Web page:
Bucklew v. Precythe
by Michael Avery
If you want to know what it will be like having five Justices on the Supreme Court who are Federalist Society members, read the Court’s April 1 decision in Bucklew v. Precythe, 139 S.Ct. 1112. The five conservative Justices, in an opinion by the Trump appointee Neil Gorsuch, rejected convicted murderer Russell Bucklew’s death row claim that executing him with pentobarbital would constitute cruel and unusual punishment in violation of the Eighth Amendment. Bucklew argued that while pentobarbital might be acceptable in most cases, he suffers from a rare disease, cavernous hemangioma, which causes vascular tumors that would slow the effect of the pentobarbital and bring about several minutes of painful suffocation before he lost consciousness and died. The Court said too bad—no one is guaranteed a painless death.
As terrible as this result will be for Mr. Bucklew, the opinion will cause even more damage to American constitutional law. The Court analyzed what constitutes cruel and unusual punishment pursuant to the so-called “original meaning” school of interpretation, which holds that the Eighth Amendment should mean the same thing today that it did when it was adopted in 1791. To discern that meaning, Gorsuch looked to Samuel Johnson’s and Noah Webster’s dictionaries from 1773 and 1828, as well as Blackstone’s Commentaries on the Laws of England from 1769. By those lights, “cruel and unusual” means punishments that are “tortures” and “barbarous,” where “terror, pain or disgrace [were] superadded” to the penalty of death.
To determine whether the proposed execution by pentobarbital of Bucklew would be cruel and unusual, Gorsuch employed a test invented by the Court by three Justices in 2008 and adopted by a majority in 2015. Under that test, a method of execution is cruel and unusual only when the prisoner himself can prove that there is “a feasible and readily implemented alternative method of execution that would significantly reduce a substantial risk of severe pain and that the State has refused to adopt without a legitimate penological reason.” Unless the prisoner can prove that, there is no “superadding” and no constitutional violation. There is nothing in the Eighth Amendment or in the old dictionaries cited by Gorsuch that puts that burden on the death row prisoner. Despite the fanfare with which the Federalists trumpet their “originalist” philosophy, they, like all lawyers and judges, have to engage in interpretation and construction when writing constitutional law. Gorsuch’s opinion strives to look like originalism, but is actually twenty-first century conservatism delivered in a more attractive rhetorical package.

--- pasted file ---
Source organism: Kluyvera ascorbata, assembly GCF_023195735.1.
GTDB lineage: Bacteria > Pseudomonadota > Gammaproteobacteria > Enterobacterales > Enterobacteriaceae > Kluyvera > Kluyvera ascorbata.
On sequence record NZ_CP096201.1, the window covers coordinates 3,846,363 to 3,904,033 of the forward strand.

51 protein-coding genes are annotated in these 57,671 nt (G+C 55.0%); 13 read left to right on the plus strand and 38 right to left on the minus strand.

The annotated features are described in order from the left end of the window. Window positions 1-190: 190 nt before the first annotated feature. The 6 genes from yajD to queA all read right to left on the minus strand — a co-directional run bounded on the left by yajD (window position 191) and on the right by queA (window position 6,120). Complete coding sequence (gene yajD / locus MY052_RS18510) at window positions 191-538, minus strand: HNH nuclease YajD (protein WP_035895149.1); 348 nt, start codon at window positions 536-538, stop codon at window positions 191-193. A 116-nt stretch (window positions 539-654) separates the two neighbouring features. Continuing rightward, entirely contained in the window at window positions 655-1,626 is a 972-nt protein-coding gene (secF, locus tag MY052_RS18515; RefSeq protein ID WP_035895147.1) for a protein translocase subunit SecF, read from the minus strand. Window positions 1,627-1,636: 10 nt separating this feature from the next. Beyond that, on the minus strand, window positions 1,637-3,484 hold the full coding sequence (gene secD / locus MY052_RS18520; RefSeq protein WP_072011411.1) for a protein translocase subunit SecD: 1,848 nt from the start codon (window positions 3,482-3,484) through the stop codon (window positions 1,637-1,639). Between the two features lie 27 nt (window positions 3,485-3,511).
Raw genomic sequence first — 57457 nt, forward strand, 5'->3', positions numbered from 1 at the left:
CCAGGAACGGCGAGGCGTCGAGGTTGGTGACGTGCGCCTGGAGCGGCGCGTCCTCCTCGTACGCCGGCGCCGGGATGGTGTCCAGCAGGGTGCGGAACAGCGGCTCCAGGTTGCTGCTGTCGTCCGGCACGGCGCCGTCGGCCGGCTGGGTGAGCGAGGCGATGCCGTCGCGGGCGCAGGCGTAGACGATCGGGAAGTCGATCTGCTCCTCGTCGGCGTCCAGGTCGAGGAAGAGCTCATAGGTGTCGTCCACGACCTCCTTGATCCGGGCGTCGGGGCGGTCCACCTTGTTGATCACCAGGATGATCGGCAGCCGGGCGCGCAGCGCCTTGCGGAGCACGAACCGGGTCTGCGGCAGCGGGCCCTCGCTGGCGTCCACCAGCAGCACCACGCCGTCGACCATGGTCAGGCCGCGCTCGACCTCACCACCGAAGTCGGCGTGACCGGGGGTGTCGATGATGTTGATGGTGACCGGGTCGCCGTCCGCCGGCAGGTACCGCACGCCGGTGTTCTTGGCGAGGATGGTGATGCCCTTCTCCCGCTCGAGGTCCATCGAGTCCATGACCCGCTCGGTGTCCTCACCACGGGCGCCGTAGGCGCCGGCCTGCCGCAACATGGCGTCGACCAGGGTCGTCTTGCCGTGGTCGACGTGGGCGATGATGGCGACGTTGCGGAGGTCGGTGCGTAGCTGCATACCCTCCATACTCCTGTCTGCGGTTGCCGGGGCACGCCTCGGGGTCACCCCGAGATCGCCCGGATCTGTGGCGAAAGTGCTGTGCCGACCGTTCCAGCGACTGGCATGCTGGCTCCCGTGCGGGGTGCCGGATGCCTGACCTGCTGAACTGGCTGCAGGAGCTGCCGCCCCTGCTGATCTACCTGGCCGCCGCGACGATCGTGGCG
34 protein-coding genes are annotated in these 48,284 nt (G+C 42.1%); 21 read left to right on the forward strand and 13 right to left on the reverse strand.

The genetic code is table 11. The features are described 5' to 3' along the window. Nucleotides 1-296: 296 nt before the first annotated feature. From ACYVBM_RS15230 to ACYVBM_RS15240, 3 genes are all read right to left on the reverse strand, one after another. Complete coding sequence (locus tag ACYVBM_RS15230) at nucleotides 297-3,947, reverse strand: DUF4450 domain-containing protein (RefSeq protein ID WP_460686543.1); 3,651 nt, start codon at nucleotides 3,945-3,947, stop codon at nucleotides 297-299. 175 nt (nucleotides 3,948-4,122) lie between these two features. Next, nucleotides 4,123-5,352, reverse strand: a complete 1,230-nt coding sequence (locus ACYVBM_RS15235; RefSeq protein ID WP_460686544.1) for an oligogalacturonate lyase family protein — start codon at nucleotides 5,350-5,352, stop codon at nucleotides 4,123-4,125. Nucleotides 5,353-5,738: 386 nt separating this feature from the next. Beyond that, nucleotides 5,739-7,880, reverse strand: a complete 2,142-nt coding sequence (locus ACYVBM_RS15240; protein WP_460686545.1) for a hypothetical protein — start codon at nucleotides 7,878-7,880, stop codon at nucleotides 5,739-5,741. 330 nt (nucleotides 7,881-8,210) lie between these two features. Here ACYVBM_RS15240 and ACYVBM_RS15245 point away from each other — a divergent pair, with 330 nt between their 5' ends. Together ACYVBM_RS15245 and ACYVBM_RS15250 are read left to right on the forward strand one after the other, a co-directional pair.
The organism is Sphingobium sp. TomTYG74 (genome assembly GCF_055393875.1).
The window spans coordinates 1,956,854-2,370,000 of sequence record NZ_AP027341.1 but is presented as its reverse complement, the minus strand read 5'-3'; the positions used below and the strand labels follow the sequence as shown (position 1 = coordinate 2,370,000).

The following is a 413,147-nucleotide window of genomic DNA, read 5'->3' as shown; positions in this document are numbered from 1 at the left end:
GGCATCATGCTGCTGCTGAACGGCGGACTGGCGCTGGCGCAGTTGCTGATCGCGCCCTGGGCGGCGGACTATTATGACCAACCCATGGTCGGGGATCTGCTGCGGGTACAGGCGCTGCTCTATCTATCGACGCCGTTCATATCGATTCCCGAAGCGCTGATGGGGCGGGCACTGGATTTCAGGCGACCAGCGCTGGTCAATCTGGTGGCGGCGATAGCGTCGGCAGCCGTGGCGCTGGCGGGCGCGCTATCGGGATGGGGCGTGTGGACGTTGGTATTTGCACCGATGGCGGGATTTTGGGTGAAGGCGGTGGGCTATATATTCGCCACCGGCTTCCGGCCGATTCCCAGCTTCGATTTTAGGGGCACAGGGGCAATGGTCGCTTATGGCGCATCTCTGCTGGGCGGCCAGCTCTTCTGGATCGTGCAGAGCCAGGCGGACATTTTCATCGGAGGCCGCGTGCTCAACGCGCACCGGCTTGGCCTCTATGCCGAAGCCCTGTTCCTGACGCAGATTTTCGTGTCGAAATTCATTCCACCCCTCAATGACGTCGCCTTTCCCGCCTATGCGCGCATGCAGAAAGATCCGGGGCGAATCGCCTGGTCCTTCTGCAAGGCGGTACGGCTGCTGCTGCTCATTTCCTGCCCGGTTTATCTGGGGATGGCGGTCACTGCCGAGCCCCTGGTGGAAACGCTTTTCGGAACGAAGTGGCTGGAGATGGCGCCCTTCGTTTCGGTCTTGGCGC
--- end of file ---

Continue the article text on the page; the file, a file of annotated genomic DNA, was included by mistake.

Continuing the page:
What is so ominous about this decision is the conservative Justices’ stated resolve to make their version of originalism stick. They threw down a rhetorical gauntlet. Gorsuch chastised the dissenting Justices not merely for disagreeing with his conclusions, but for failing “to grapple with the understanding of the Constitution on which our precedents rest.” In other words, for failing to make their dissenting arguments based on the originalist school of interpretation. In the coming years, we will see over and over again that rejection of the schools of constitutional interpretation that have prevailed for the last eighty years. Pursuant to “originalism,” the new Federalist majority will restrict personal liberties, increase protection for property interests, strike down legislation and regulation designed to protect consumers, workers, and the environment, restrict access to the courts for redress against the government, and promote narrowly defined national interests at the expense of international commitments. The victims of the new Supreme Court will not primarily be convicted murderers, but the vast majority of our people.
Michael Avery is Professor Emeritus at Suffolk Law School in Boston. He began practicing law in 1970 and specialized in civil rights, police misconduct, and criminal defense.